The euro as a catalyst for legal convergence in Europe

Speech by Dr. Willem F. Duisenberg, President of the European Central Bank, on the occasion of the Annual Conference of the International Bar Association, Amsterdam, 17 September 2000

Ladies and gentlemen,

It is a great pleasure to deliver today the opening speech of the Annual Conference of the International Bar Association here in Amsterdam. The Netherlands is, of course, well-known for its national folklore of which you just witnessed an example. However, in legal circles this country is also known as the birthplace, in the year 1583, of the founding father of the modern law of nations and a truly European citizen: Hugo de Groot or, by his Latin name, Grotius. Interestingly, Grotius already dealt in his days with the challenging question as to where, on the one hand, unification of law across borders is desirable and where, on the other hand, national differences, often based on cultural diversity, stand in the way of such unification. Nowadays, this is still one of the core questions in the creation and further elaboration of a new corpus iuris monetae for the euro. I shall enter into the details of this new body of monetary and financial law later. Let me first highlight some historic events for those of you who have come from afar and may, thus, be less acquainted with the main features of Economic and Monetary Union.

As a crown on the internal market of the European Union (EU), the euro came into existence on 1 January 1999. This occurred through the irrevocable fixing of the exchange rates of the currencies of those 11 EU Member States which qualified not only economically, but also legally, for the adoption of the euro. These Member States are: Austria, Belgium, Finland, France, Germany, Ireland, Italy, Luxembourg, the Netherlands, Portugal and Spain. Greece will adopt the euro as from 1 January 2001, while Denmark will hold a referendum on the adoption of the euro on 28 September 2000. Sweden and the United Kingdom did not introduce the euro in their respective countries, but this may change, of course, in the future.

The birth of the euro was preceded, on 1 June 1998, by the establishment of the ECB, the European System of Central Banks (ESCB) and the Eurosystem. The ESCB is composed of the ECB and the 15 national central banks (NCBs) of all EU Member States. The Eurosystem is composed of the ECB and the 11 NCBs of those Member States which have adopted the euro. The 6 members of the ECB's Executive Board and the Governors of these 11 NCBs together form the Governing Council. This is the Eurosystem's highest decision-making body, which, among other things, has adopted the Eurosystem's regulatory framework.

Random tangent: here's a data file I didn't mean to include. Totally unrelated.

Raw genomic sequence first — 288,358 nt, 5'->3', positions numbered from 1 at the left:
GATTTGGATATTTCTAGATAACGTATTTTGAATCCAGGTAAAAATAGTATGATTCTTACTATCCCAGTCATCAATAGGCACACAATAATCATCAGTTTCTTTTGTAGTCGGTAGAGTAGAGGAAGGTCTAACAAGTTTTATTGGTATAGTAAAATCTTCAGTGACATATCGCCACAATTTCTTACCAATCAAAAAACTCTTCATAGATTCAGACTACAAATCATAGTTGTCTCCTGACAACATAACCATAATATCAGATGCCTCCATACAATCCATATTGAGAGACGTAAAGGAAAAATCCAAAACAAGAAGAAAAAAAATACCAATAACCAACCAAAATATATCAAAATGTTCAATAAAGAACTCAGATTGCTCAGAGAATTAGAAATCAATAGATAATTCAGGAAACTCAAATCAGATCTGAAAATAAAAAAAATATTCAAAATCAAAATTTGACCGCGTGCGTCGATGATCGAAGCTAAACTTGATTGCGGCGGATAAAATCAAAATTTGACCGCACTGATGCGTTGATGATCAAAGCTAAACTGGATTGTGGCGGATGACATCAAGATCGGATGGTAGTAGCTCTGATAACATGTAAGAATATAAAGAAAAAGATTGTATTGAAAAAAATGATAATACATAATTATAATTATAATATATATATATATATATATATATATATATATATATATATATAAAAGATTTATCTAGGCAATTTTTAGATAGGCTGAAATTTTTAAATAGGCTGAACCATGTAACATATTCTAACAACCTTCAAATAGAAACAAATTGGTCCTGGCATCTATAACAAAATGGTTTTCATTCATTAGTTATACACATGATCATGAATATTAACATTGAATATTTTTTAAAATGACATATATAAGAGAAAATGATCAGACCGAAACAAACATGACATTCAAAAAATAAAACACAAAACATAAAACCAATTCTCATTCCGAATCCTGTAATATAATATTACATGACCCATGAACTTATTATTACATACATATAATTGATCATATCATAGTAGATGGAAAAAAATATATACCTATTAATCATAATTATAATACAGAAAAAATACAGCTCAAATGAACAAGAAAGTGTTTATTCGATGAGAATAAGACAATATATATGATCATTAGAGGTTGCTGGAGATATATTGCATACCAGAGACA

In my speech today, I will elaborate upon how the ECB, but also the Community legislator, national legislators and market participants have struggled with the same question which Hugo de Groot already addressed in his days in another context: in view of the introduction of the euro, where is, on the one hand, unification of law desirable and where may, on the other hand, national differences continue to exist? Or, to remain closer to the title of my speech: where, and to what extent, has the euro acted as a catalyst for legal convergence, and where is further convergence appropriate?

As a preliminary remark, the introduction of the euro and the globalisation of the world's financial markets are clear incentives for a development towards "one market, one currency, one law". There are, however, at least two important impediments for such law to emerge in the near future.

First, there are the Community law principles of subsidiarity and proportionality. Subsidiarity requires that the Community legislator only adopts legislation if this is necessary to achieve the Community's objectives. Proportionality requires that the type of legal act to be adopted be proportionate, i.e. not too heavy, in relation to the objectives to be achieved.

Second, the EU consists of as many different legal systems as there are Member States, although there are, of course, similar types of legal systems of common orientation (Roman law, Anglo-Saxon law or the Scandinavian systems). Recognition of the peculiarities of such legal systems in accordance with the principles of subsidiarity and proportionality leads automatically to legal diversity.

In addition, for the Eurosystem it is also important to mention that system-related tasks are executed in a decentralised fashion through the NCBs in their respective jurisdictions. For example, with regard to the Eurosystem's single monetary policy, the ECB's decision-making bodies decide on such policy, but the NCBs execute monetary policy operations in their respective jurisdictions.